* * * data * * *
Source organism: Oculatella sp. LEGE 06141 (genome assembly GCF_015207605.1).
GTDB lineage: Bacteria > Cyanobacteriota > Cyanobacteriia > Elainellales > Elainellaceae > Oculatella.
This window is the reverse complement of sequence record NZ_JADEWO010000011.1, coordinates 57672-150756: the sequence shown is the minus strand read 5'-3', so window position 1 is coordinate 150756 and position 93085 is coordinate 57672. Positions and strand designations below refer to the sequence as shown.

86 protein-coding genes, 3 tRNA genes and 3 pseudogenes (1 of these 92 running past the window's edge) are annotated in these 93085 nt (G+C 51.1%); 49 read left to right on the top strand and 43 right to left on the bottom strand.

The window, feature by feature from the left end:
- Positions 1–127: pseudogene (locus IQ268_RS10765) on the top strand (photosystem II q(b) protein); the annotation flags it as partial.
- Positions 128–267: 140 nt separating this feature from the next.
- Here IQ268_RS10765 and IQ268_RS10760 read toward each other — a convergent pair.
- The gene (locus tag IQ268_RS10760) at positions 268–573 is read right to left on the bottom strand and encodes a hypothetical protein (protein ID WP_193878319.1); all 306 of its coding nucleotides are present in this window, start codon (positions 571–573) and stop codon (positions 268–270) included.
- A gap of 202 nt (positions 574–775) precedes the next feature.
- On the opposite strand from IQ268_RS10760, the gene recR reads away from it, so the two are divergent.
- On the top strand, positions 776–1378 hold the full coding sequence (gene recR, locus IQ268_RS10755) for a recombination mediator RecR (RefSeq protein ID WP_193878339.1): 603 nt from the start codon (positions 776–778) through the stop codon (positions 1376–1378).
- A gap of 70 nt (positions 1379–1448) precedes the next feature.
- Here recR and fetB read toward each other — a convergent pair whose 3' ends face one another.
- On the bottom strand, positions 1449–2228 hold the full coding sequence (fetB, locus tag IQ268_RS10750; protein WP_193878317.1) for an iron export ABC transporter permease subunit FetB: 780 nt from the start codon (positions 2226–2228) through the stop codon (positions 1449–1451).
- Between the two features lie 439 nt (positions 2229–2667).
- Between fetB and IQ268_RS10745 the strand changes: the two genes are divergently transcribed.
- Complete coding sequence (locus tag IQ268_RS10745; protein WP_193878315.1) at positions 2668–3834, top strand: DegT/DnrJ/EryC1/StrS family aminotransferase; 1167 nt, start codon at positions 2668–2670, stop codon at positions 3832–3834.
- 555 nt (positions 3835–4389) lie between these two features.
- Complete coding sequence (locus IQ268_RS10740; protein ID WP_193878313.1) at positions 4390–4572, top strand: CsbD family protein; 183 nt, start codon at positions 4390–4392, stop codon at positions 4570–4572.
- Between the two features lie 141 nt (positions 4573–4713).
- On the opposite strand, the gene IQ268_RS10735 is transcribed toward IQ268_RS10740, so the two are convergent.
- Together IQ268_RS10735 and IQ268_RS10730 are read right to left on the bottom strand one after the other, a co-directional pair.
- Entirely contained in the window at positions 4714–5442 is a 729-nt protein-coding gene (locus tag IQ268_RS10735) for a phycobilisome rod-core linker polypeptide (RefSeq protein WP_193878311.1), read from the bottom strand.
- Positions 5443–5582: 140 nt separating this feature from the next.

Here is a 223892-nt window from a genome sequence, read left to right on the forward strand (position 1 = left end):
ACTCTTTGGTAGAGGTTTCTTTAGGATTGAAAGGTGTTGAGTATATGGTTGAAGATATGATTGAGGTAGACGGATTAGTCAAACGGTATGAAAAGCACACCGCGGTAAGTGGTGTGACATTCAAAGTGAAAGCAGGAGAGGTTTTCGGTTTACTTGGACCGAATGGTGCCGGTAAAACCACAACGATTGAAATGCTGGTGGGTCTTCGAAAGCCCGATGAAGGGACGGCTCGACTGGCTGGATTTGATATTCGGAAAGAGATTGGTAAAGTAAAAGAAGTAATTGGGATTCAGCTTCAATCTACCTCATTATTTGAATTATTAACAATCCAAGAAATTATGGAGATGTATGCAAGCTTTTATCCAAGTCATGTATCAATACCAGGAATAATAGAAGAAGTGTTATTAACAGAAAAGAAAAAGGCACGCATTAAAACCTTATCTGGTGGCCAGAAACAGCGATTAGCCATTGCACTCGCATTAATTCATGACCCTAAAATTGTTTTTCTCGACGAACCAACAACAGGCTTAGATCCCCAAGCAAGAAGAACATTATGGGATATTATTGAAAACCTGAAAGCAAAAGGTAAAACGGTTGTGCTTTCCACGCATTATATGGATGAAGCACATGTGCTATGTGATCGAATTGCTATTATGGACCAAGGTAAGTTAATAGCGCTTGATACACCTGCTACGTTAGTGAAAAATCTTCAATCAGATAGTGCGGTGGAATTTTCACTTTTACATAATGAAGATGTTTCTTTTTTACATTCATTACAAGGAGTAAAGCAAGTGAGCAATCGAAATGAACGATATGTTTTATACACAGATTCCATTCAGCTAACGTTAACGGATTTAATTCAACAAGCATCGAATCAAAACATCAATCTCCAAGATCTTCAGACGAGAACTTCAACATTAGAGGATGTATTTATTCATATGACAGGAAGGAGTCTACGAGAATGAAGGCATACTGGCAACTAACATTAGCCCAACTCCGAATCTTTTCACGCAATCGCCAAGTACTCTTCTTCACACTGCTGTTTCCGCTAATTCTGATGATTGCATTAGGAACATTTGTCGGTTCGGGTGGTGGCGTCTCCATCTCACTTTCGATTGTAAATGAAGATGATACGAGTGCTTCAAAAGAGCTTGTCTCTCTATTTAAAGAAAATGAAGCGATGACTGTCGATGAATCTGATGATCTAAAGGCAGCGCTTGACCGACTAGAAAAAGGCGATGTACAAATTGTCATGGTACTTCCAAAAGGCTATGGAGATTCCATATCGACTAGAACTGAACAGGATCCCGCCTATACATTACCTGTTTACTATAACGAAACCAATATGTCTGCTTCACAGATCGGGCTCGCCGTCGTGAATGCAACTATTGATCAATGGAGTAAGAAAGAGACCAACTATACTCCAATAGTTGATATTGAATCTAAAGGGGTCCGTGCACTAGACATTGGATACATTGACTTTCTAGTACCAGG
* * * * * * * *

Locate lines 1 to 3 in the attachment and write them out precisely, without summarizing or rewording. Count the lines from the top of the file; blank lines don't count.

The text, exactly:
Source organism: Oculatella sp. LEGE 06141 (genome assembly GCF_015207605.1).
GTDB lineage: Bacteria > Cyanobacteriota > Cyanobacteriia > Elainellales > Elainellaceae > Oculatella.
This window is the reverse complement of sequence record NZ_JADEWO010000011.1, coordinates 57672-150756: the sequence shown is the minus strand read 5'-3', so window position 1 is coordinate 150756 and position 93085 is coordinate 57672. Positions and strand designations below refer to the sequence as shown.